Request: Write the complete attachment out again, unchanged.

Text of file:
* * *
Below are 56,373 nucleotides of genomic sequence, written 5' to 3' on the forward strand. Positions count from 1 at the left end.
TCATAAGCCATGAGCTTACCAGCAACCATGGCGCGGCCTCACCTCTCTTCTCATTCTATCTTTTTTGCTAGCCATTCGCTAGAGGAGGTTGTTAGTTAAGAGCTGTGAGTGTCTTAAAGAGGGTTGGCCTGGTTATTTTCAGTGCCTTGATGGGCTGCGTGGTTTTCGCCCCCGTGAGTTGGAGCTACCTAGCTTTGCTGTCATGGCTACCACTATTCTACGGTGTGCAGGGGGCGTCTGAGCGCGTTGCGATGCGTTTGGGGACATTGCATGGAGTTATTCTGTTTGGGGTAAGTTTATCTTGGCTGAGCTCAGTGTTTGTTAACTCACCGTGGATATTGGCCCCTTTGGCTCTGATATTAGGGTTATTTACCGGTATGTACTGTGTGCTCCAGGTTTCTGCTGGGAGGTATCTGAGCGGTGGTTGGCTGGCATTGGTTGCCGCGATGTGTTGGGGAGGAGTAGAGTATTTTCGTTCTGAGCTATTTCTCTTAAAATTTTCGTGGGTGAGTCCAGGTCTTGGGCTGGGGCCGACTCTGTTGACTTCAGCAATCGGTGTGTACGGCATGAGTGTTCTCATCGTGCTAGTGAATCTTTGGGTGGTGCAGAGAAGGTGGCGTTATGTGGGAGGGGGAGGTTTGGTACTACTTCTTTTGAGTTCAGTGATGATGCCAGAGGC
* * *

Below are 56,373 nucleotides of genomic sequence, written 5' to 3' on the forward strand. Positions count from 1 at the left end.
TCATAAGCCATGAGCTTACCAGCAACCATGGCGCGGCCTCACCTCTCTTCTCATTCTATCTTTTTTGCTAGCCATTCGCTAGAGGAGGTTGTTAGTTAAGAGCTGTGAGTGTCTTAAAGAGGGTTGGCCTGGTTATTTTCAGTGCCTTGATGGGCTGCGTGGTTTTCGCCCCCGTGAGTTGGAGCTACCTAGCTTTGCTGTCATGGCTACCACTATTCTACGGTGTGCAGGGGGCGTCTGAGCGCGTTGCGATGCGTTTGGGGACATTGCATGGAGTTATTCTGTTTGGGGTAAGTTTATCTTGGCTGAGCTCAGTGTTTGTTAACTCACCGTGGATATTGGCCCCTTTGGCTCTGATATTAGGGTTATTTACCGGTATGTACTGTGTGCTCCAGGTTTCTGCTGGGAGGTATCTGAGCGGTGGTTGGCTGGCATTGGTTGCCGCGATGTGTTGGGGAGGAGTAGAGTATTTTCGTTCTGAGCTATTTCTCTTAAAATTTTCGTGGGTGAGTCCAGGTCTTGGGCTGGGGCCGACTCTGTTGACTTCAGCAATCGGTGTGTACGGCATGAGTGTTCTCATCGTGCTAGTGAATCTTTGGGTGGTGCAGAGAAGGTGGCGTTATGTGGGAGGGGGAGGTTTGGTACTACTTCTTTTGAGTTCAGTGATGATGCCAGAGGC